5. The Oil Ministers of Saudi Arabia, Kuwait, and even the President of Iran have all said that there is no reason for the present trading price of oil. Well, they don’t get paid that price for most of the oil that is pumped from their soil (they are paid a fractional royalty), but they are, of course, making vulgar amounts of money from this bubble. They clearly, however, can see that the end result will be the reduction of demand, and after the inevitable price decline, they will suffer long-term.
6. As certain as I am about the forthcoming collapse of this bubble, is how certain I am that the price of gasoline will plummet after Labor Day (Sept. 1). The powers-that-be will want you to have forgotten the “pain at the pump” by Election Day. But you won’t forget. How could you? If you have any retirement savings or oil stocks, you will be broke. If you have a gas guzzling car it will have no resale value. And while the Fed may bail out still more investment houses (thus further devaluating the dollar) they will not bail you out. You won’t get a dime back.
June 18, 2008
Morgan Stanley Vice Chairman Honored By The American Jewish Committee
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The American Jewish Committee last month presented its Judge Learned Hand Award to David W. Heleniak, vice chairman of Morgan Stanley.
The presentation took place on June 23 at a dinner at the Pierre Hotel in New York City.
From 2001 to 2005, Mr. Heleniak was a senior partner at Shearman & Sterling LLP and a member of its Mergers & Acquisitions Group, which he headed or co-headed from 1987 to 1995. From 1981 to 1984, Mr. Heleniak headed Sherman & Sterling's Hong Kong office and represented China National Coal Development Corporation in China's first major joint venture with a Western corporation.
From 1977 to 1979, he served the U.S. government in the Department of the Treasury, first as executive assistant to the deputy secretary and subsequently as assistant general counsel (domestic finance).
Among his numerous philanthropic and civic affiliations, Mr. Heleniak is a member of the boards of directors of the New York City Partnership, the New York City Ballet, the Legal Aid Society, the Japan Society, and the Council fort the United States and Italy, and a member of the Council on Foreign Relations.
Government and action against futures speculation
By Jeffrey H. Birnbaum
Washington Post Staff Writer
Thursday, June 19, 2008; Page D01
Wall Street banks and other large financial institutions have begun putting intense pressure on Congress to hold off on legislation that would curtail their highly profitable trading in oil contracts — an activity increasingly blamed by lawmakers for driving up prices to record levels.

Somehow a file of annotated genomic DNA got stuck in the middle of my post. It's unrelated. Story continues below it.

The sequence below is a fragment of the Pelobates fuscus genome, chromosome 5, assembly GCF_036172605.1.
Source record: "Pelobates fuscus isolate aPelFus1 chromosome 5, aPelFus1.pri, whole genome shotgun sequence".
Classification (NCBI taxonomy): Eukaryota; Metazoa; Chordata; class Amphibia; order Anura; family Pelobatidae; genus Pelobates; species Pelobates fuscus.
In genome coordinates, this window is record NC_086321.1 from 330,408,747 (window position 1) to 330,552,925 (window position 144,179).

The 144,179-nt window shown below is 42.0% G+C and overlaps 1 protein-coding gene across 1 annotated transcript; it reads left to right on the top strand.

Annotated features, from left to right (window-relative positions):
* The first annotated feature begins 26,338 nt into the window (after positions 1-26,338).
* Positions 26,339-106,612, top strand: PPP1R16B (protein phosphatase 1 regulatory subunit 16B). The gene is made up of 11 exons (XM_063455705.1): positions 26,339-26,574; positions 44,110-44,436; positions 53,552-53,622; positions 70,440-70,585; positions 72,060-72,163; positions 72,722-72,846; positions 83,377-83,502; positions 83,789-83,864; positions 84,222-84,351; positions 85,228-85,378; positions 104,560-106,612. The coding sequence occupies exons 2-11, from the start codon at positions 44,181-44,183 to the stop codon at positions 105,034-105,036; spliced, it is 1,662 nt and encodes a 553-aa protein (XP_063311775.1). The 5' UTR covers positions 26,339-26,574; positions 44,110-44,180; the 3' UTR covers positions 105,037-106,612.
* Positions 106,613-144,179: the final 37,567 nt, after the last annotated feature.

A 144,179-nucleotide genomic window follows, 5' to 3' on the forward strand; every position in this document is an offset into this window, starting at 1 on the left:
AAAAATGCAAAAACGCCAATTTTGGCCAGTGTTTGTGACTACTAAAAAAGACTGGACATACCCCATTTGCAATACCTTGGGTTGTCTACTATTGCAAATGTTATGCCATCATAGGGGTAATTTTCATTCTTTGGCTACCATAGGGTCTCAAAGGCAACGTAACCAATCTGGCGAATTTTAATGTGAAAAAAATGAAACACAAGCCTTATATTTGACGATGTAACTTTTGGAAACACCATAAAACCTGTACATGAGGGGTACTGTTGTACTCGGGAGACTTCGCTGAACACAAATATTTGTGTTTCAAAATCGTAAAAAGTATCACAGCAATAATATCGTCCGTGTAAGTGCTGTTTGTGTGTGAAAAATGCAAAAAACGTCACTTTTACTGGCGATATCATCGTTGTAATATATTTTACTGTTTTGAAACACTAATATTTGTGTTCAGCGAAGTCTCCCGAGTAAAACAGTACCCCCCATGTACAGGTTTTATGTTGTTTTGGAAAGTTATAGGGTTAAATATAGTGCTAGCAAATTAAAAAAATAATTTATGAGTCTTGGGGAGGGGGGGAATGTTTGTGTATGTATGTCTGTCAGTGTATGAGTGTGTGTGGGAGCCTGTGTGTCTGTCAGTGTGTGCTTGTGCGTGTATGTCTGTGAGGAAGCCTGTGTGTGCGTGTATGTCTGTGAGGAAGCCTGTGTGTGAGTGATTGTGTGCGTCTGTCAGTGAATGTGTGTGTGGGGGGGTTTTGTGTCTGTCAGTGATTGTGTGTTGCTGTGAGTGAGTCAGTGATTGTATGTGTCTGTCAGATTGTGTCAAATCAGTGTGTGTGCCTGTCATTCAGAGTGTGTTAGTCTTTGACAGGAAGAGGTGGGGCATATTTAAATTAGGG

Representatives of Goldman Sachs and Morgan Stanley, along with the trade associations for hedge funds and other financial groups, have lobbied the offices of key legislators, briefed senior staffers on committees that oversee pivotal parts of the energy markets and distributed research materials explaining their view about oil and how it’s traded.
In a pair of lengthy and sometimes testy, closed-door sessions in the Senate last week, executives from Goldman Sachs and Morgan Stanley, two of Wall Street’s largest investment banks, made the case that their multibillion-dollar investments in energy contracts have not led to higher oil prices. Rather, they told Democratic staff members of the Energy and Natural Resources Committee, a panel responsible for energy policy, that the trades allow international markets to operate efficiently and that the run-up in oil prices results not from speculation but from actual imbalances of supply and demand.
But the executives were met with skepticism and occasional hostility. “Spare us your lecture about supply and demand,” one of the Democratic aides said, abruptly cutting off one of the executives, according to a staff member in the room.
Another aide at the meetings warned the executives that no matter what arguments they muster, it would be hard to prevent Congress from acting. Referring to a vote earlier this year to impose new mileage standards on automobile makers, the aide said, “At 90 bucks a barrel, Congress rolled the autos for the first time in 30 years — is it too much to think that Congress will impose more restrictions on you if oil goes to $150 dollars a barrel?”
Goldman and Morgan declined to comment about the meetings.
Separately, lobbyists for the International Swaps and Derivatives Association (ISDA) and other financial entities such as hedge funds roamed through congressional office buildings this month and, in the Senate, left behind short policy statements that defended the current state of regulation. “Blaming speculation for the increase in energy prices is to confuse causation and correlation,” one of the documents said.
A second document, or “talker,” asserted: “Congress and regulators have acted to strengthen oversight of the energy markets. Give the new authorities time to work.”
But time is running short. The Commodity Futures Trading Commission, the federal agency that regulates oil trading, has drawn the increasing ire of lawmakers for exempting financial firms from rules that limit speculative buying, a prerogative usually reserved for airlines and trucking companies that need to lock in future fuel costs. The CFTC has also waived regulations on U.S. investors who trade commodities on some overseas markets, allowing them to accumulate large quantities of the future oil supply by making purchases on lightly regulated foreign exchanges.
Under pressure from lawmakers, the CFTC and its British counterpart agreed Tuesday to impose new limits on the trading of the United States’ benchmark oil contract on a London exchange. Such trading of West Texas Intermediate oil contracts has been occurring beyond the purview of U.S. regulators on the London platform, the Intercontinental Exchange.
The move did not go far enough to satisfy some Democrats who criticized the CFTC for abdicating the job of policing overseas oil traders to the Intercontinental Exchange.
Until recently, Congress had been reluctant to intervene in the energy futures markets, and the lobbying by financial entities has been a major reason. “We have known since 2001 that there were problems here, but we’ve run up against people on Wall Street who don’t want to be helpful in policing the market,” said Sen. Maria Cantwell (D-Wash.), one of several lawmakers frustrated by the effectiveness of the financial lobby.